Trends & Features

Paul Sherratt looks at the growth of real-time marketing within the sporting goods industry

Thanks to social media, we’re getting used to big companies talking directly to us, instead of just advertising next to what we’re reading.

Today, tools such as Twitter and WordPress have led to an explosion of brands producing and spreading content, competing with traditional media for audience attention and employing journalists as creative storytellers.

The concept of real-time marketing is certainly nothing new, but the speed at which it’s being executed and the importance attached to it continues apace.

adidas, Nike and Puma
In 2014 adidas Group announced that it was to roll-out its digital newsrooms for all its brands in order to tap into trending topics and, according to the company, build on “moments of celebration and acknowledgement”.

Nike and Puma made similar moves to, in their own words, “exploit sporting events”.

Formed for the London 2012 Olympics, adidas newsrooms are already in 12 cities across the world in the belief that they are where trends start. Marketers in those hubs are internally likened to DJs ‘being on the decks’, spinning the brand against cultural shifts without having to wait for approval.

They are able to freely interpret global briefs for their cities because adidas executives realise the business has to publish five great pieces of content a week, not five great adverts a year – a fundamental shift for which it is not built.

But is this approach sustainable or practical for most brands and how does it fit into the overall marketing mix?

Anticipatory planning
While it’s true there are many elements of our industry reliant on the now and the news that happens there and then – not least a sporting achievement by a particular endorsee – effective real-time marketing doesn’t always require 24/7 brand newsrooms. Marketers adopting an anticipatory planning approach can pre-plan particular content and adapt to real time only if required.

In this scenario, real-time marketing can be considered as part of a larger strategy that focuses on creating relevance and value, with brands anticipating and planning for a range of scenarios around real-time events.

In simple terms, if the marketing strategy focuses on an endorsed club or athlete participating in a particular event, there are a number of scenarios that can be explored – they win, lose, perform a personal best, etc.

If particular strategies have already been established for each of these scenarios, the execution is a simple roll-out against whatever outcome, thus ensuring that, while it may appear to be reactionary, the delivery is commensurate with the overall marketing activity.

If plans are flexible enough, changes can then be applied across the spectrum of a campaign – this is real-time marketing at work in its best form.

Remaining relevant
If the anticipatory planning approach is not undertaken, it’s important marketers avoid getting carried away by the hype surrounding real-time and remember to approach each advertisement with the question: does this help to build the brand?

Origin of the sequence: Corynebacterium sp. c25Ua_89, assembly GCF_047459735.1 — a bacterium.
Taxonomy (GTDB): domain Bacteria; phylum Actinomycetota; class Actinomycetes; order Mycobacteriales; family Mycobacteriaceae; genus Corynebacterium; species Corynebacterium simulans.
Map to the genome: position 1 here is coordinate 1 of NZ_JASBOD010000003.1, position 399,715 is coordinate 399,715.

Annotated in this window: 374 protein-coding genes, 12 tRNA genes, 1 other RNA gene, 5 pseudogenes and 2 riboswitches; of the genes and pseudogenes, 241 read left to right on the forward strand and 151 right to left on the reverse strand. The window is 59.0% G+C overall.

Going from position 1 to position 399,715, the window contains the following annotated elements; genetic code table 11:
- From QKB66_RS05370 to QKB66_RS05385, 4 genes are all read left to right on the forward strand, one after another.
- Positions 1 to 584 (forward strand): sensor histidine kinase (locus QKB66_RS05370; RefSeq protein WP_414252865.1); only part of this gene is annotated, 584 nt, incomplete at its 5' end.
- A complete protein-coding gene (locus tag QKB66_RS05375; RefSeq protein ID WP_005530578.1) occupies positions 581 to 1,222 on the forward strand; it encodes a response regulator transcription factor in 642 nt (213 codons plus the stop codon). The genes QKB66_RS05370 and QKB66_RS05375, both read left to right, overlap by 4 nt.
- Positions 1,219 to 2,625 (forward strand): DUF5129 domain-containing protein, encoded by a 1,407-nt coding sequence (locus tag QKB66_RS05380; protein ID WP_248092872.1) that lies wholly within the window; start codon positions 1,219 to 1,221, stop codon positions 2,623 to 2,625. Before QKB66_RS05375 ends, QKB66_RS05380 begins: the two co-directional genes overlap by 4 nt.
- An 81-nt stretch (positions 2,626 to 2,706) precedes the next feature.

A large number of real-time efforts have been ill conceived and badly received by consumers. The reason for this is because marketers did not ask themselves whether putting out the content was relevant for their strategy and brand. The key point is brands must avoid groping for relevance and choose only the most appropriate conversations to join.

Brands don’t need to tweet something clever during big events but, instead, learn how to engage their audience meaningfully in the conversations and trends that matter to them in real time – and it’s technology that will ultimately assist in this process.

Technological advances
Real-time marketing is firmly rooted in the proliferation of technology and it’s for brands to come to terms with and reflect these developments in their planning.

Multiscreening is on the rise, which means every moment and event on a local and global scale is now accompanied by vast amounts of real-time social activity, to which brands have to adapt their output accordingly. Continued advances in technology in the next year will help to speed up this process.

adidas, both within and outside its newsroom strategy, is figuring out what part technology will play in all elements of the sales and marketing mix, so that it can stop using the platforms not contributing much and focus on those elements that work. Once achieved, many commentators predict brands will be able to build true customer relationship management into their businesses, giving what would effectively be a single customer view across its platforms.

Imagine the future where adidas could create a campaign for the 15 people who have bought the Messi football boot for the last three years. If you have that data and can match it to the social data, there are so many interesting possibilities that could be explored.

Getting closer to the end user
Content marketing ultimately means getting closer to the customer and, for adidas, newsrooms are the fastest way to do it. For other brands, an anticipatory approach in conjunction with traditional social communication may provide a more cost-effective solution.

It does seem that, within adidas, marketing had become disjointed and the introduction of hubs will allow it to promote new products at a much faster pace than its marketers are used to. The urgency behind the move stems from the company’s struggle to consistently meet investors’ expectations as Nike and Under Armour outpaced its growth.

It remains to be seen if this approach will enable adidas to catch up. However, as a key partner to UEFA EURO 2016 this summer, it has an excellent opportunity to drive this strategy forward and for the results to be seen by the end of this year.

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